Bad Hands That Look Good

This hand makes me think of the data a major Casino put out about the actual results of all Hold'em hands for the first six million games played on their site.

The hands that lost the most money were not the "worst" hands possible. The biggest money loser (not coincidentally) is 32s. It lost more than 32s or 72s. Then also, A2s lost more than 32s.

Most players overvalue garbage cards. It's the kiss of death.

Insider Tip

Hands that should do better than other hands (32s should do better than 32o) end up doing markedly worse because people play them and think they "have" something.

23 is the single most costly Hold'em holding in the hands of 90% of the players . . . and it holds that distinction by far. 234 is a big improvement, adding the 7 helps, and adding a suit does too, but anyone who thinks this is a "good" hand is surely going to lose a lot of money with it.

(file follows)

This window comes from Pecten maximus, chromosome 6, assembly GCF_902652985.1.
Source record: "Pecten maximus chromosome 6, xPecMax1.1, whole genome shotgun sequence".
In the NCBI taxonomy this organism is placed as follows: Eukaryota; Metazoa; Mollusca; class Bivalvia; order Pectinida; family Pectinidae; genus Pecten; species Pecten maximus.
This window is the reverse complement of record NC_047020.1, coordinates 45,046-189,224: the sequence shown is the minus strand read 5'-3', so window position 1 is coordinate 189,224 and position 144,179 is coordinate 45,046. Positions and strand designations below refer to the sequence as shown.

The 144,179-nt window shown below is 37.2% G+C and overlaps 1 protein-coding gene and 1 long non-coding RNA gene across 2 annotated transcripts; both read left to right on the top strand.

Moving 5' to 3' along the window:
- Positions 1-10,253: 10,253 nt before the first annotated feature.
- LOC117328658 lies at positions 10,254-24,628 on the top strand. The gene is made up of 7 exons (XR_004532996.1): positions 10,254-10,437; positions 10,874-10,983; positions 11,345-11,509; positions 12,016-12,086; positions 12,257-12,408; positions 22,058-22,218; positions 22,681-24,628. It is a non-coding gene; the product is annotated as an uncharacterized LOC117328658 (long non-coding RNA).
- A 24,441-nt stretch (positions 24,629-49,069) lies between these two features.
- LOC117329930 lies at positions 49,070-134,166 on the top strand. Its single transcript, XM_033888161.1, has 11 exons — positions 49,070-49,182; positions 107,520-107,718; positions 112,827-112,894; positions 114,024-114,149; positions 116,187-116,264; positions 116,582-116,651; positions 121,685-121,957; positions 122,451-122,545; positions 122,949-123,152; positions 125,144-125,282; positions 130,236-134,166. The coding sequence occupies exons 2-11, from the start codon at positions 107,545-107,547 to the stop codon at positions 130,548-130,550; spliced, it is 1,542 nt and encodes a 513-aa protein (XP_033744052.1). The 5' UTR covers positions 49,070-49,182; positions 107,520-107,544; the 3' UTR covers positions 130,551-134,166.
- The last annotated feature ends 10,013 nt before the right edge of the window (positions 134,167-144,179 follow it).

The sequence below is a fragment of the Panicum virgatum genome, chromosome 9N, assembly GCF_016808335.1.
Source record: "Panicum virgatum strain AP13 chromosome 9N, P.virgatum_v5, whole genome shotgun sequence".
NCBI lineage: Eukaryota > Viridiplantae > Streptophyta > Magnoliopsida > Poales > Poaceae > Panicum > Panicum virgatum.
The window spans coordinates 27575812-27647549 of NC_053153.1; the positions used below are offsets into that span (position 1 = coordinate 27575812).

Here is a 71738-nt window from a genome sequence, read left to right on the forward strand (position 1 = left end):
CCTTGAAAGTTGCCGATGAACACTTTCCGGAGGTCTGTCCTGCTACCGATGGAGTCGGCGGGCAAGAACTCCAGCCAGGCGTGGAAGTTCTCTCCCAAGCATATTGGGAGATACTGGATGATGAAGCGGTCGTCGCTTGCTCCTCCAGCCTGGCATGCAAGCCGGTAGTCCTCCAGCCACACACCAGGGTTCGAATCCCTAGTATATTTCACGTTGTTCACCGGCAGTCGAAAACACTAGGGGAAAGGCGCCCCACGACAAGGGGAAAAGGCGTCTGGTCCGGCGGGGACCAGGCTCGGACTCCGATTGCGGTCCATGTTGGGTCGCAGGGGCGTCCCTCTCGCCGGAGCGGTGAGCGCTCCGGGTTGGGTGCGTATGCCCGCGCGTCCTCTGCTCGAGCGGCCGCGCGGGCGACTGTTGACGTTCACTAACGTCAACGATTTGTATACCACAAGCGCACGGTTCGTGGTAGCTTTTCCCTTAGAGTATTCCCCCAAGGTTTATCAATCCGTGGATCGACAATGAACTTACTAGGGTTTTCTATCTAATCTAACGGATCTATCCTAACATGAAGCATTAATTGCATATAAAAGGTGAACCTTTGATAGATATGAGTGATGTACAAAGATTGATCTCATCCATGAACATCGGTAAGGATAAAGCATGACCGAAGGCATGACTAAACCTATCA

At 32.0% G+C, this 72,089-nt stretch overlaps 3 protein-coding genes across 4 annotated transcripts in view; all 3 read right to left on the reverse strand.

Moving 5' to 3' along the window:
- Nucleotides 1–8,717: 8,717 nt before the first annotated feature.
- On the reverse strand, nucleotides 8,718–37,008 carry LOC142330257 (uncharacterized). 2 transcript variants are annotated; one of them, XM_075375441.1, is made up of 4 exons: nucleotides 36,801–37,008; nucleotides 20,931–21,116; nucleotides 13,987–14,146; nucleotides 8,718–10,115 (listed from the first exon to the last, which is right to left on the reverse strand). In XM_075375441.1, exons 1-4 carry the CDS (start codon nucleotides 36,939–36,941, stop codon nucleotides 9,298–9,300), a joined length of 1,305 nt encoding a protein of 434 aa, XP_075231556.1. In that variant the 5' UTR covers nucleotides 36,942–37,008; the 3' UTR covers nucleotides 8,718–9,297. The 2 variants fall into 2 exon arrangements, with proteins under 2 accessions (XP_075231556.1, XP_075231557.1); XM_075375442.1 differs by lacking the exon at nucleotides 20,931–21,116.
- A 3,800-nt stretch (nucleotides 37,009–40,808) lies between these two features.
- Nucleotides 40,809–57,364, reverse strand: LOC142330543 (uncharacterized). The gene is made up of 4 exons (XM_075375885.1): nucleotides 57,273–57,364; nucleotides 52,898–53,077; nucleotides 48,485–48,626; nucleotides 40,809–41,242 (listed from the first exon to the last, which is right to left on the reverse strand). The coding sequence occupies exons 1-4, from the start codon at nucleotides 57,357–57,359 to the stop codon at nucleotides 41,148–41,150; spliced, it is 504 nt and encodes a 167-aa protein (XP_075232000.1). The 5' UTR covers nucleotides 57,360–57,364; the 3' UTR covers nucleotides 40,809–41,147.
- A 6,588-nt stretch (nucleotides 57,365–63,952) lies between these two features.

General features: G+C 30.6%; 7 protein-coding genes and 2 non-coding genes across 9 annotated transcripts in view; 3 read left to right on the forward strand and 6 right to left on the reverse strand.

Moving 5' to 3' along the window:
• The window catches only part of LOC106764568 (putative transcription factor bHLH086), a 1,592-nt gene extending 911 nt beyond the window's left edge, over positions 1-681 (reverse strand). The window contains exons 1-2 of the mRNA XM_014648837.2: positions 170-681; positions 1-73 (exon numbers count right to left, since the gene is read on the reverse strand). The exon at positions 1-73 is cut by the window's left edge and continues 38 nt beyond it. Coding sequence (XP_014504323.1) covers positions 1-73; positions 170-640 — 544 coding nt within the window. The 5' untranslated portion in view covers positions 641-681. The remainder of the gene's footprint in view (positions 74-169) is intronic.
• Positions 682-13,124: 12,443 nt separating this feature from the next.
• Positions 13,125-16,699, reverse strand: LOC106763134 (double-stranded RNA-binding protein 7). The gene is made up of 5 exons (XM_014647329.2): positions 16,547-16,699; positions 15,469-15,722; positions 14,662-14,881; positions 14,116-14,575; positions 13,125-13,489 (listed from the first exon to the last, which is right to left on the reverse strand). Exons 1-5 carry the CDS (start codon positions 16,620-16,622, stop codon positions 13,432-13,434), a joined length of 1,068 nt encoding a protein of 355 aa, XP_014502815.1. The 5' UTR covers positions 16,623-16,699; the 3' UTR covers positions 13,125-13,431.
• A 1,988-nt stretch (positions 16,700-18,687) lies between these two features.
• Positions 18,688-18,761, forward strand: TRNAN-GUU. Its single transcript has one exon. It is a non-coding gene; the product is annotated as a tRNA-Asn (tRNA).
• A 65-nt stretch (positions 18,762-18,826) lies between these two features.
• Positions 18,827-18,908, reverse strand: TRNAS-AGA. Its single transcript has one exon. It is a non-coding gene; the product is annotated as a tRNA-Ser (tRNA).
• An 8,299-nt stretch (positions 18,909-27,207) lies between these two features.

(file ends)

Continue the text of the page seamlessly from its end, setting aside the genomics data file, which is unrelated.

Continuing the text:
Again, this scenario is about the best possible for the hand (besides a free ride in the blind of course), but the hand is still highly speculative and will be a money loser for non-good players. Contrast this to A347 and even a non-good player will have a profitable hand on the button.

The pursuit of available information, even if it takes a bit of work, is largely what separates winning (and breakeven) players from losing players.

Certainly most players lose, but the combination of the winning players and the smallish losers is in the ballpark of half the players. "Bigtime losers" is a smaller percentage -- especially among players who play more than five sessions in their life. Also, the whole concept of "bigtime losers" is fallacious because while plenty of players lose 100% of what they deposit that 100% is often $100.

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